As you look at the major market indices, the movement is being dominated by a handful of stocks. You can probably reel off their names by heart because you probably use their devices, software, shopping platform or social media app. These behemoths are the market, and so when the market goes down, these stocks will likely lead it lower.
As a result, trying to look behind the scenes at companies that don’t drive the market can be significant. Since indices typically use market capitalization as a measure to weight the individual stock weight, you can use market cap to find smaller companies with less market impact. Mid cap companies are defined as having a market cap between $1 billion to $10 billion.
As you consider a company’s solvency in a crisis, corporate earnings start to take a back seat. Especially when so many companies are withdrawing earnings guidance. For example, AT&T (T) and Kimberly-Clark (KMB) announced earnings Wednesday morning and withdrew their guidance. As a result, the balance sheet becomes more preeminent. Two things stand out on a balance sheet in the current climate: cash and debt. All the companies in our list have little to no debt with the highest debt-to-equity of 0.07.
As you look at a company’s cash, it generally includes cash and short-term investments. A consideration to make is how much cash they have to cover their current liabilities, but also how much cash they have to cover their existing debt as measured by the cash-to-debt ratio. If a company has operations significantly impaired, the operating expenses could be evaluated to see how many months of cash they have to run the company.
The final measure that was considered when compiling the list is valuation. Earnings-based measures like P/E are problematic if earnings are impaired and since most companies haven’t reported earnings, that valuation measure will likely increase from current levels. The price-to-book (P/B) ratio compares the price being paid per share against the book value per share. The book value of a company is derived when subtracting the assets minus the liabilities. All of these companies have a P/B value ratio of less than 2.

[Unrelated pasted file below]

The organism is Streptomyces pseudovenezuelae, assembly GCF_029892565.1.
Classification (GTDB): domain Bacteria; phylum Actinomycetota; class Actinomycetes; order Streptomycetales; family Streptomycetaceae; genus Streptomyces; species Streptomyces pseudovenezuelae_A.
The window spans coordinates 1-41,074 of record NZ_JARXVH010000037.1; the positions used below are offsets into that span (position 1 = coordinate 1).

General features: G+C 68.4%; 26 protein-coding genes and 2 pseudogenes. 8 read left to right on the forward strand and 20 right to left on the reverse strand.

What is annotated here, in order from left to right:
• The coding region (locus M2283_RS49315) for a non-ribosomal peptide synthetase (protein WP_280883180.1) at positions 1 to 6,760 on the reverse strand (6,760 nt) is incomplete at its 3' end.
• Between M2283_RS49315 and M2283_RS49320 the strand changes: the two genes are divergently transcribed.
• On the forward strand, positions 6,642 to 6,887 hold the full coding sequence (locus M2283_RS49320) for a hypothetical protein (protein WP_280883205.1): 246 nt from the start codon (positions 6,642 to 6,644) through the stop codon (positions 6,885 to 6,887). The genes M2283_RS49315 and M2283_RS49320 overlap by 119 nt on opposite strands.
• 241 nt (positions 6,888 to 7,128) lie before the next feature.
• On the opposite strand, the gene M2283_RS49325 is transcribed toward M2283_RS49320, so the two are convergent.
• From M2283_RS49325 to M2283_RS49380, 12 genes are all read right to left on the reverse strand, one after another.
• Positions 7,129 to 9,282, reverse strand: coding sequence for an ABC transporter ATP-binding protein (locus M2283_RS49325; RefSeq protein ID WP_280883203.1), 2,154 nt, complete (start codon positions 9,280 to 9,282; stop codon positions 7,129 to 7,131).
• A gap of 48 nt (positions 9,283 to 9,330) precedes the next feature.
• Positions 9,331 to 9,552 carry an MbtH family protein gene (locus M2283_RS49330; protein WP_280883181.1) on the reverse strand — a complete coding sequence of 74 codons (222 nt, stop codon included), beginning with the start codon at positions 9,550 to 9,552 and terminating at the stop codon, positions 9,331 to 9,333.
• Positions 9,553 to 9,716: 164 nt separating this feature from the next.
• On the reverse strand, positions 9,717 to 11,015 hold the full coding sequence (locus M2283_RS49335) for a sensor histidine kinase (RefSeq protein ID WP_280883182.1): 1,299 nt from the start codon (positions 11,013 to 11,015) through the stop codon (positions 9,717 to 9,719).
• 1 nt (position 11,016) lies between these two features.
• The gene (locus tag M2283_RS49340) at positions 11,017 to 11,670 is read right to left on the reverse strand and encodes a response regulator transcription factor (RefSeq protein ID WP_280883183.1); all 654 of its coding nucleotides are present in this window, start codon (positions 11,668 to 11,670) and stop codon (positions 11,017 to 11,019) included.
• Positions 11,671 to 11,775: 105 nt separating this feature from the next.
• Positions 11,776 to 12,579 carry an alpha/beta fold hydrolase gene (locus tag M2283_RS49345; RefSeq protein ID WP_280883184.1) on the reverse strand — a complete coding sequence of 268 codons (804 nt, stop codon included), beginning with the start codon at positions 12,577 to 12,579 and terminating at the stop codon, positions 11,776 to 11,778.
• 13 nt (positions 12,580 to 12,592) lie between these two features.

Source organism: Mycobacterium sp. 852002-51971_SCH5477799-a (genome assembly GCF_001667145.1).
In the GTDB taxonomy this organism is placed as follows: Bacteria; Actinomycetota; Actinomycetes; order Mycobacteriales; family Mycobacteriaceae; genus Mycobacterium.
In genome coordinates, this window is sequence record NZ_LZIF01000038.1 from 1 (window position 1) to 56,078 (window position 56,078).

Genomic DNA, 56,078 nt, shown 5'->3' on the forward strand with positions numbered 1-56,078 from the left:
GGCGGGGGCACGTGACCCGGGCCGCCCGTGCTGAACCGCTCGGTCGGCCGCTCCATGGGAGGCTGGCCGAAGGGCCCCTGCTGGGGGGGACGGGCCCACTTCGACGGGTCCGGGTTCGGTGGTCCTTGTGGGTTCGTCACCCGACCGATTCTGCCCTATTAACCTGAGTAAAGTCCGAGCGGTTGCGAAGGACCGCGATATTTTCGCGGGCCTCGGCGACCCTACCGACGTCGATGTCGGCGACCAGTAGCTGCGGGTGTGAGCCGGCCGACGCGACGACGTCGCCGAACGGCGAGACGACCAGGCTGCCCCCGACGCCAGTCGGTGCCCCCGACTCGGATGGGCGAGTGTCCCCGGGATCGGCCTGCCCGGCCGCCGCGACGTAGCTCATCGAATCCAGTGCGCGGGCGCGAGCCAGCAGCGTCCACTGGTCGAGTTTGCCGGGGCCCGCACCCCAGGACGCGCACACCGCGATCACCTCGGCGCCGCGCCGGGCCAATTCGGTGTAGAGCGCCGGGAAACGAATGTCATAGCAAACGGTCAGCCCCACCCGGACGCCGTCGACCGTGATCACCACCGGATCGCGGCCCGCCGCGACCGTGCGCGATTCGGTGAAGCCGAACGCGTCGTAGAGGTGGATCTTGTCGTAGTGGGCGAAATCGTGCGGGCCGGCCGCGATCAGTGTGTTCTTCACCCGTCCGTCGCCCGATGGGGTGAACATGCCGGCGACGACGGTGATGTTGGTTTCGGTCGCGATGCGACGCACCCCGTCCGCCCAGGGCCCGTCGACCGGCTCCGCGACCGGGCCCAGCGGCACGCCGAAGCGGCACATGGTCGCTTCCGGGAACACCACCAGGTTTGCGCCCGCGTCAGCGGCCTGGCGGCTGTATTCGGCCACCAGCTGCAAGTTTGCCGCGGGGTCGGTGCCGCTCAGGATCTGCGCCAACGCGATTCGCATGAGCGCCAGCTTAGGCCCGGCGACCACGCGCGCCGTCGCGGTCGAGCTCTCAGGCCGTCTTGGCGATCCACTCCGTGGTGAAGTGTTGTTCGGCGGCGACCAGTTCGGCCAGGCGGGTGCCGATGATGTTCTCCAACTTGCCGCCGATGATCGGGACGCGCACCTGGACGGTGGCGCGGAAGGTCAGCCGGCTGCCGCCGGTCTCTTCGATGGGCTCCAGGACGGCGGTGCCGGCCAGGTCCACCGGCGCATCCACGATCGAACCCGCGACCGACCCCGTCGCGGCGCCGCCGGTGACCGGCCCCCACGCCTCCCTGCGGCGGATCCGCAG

Mid Cap Value Stock #1: Alamos Gold Inc (AGI)
AGI is a Canadian gold mining company with a $2.47 billion market cap. With the Fed and other foreign central banks printing money at levels we’ve never seen, gold has been performing well. Bank of America recently raised their price target for gold to $3000.
AGI currently has no debt other than capital lease obligations with $182.8 million in cash. This gives a cash-to-debt ratio of 257. The company is trading at the best P/B of all the companies on the list at 1.04. This means the current price almost perfectly reflects the liquidation value of the company.
The target for AGI is the 2016 high near $10.
Mid Cap Value Stock #2: Green Dot Corp (GDOT)
GDOT is a financial technology and bank holding company with a $1.44 billion market cap. The company got a boost in price in late March as analysts upgraded GDOT when they changed the CEO of the company.
GDOT currently has $35 million in short-term debt and no long-term debt other than capital leases. They maintain $1.063 billion in cash, which gives a cash-to-debt ratio of 15.65. The P/B ratio is 1.48, which is near the lowest level in the past 10 years.
The target for GDOT is the February high near $40.
Mid Cap Value Stock #3: Noah Holdings Ltd (NOAH)
NOAH is a Chinese asset management company with a market cap of $1.43 billion. Being a Chinese company, there are some risks there and the previous earnings weren’t great, but the large surge in price on high volume is an indication of the potential movement.
NOAH currently has no short-term debt and no long-term debt other than capital leases. They maintain $625.5 million in cash, which gives a cash-to-debt ratio of 13.95. The P/B ratio is 1.33, which is near the lowest level in the past 10 years.
The target for NOAH is the 161.8% projection of the March bullish move near $15.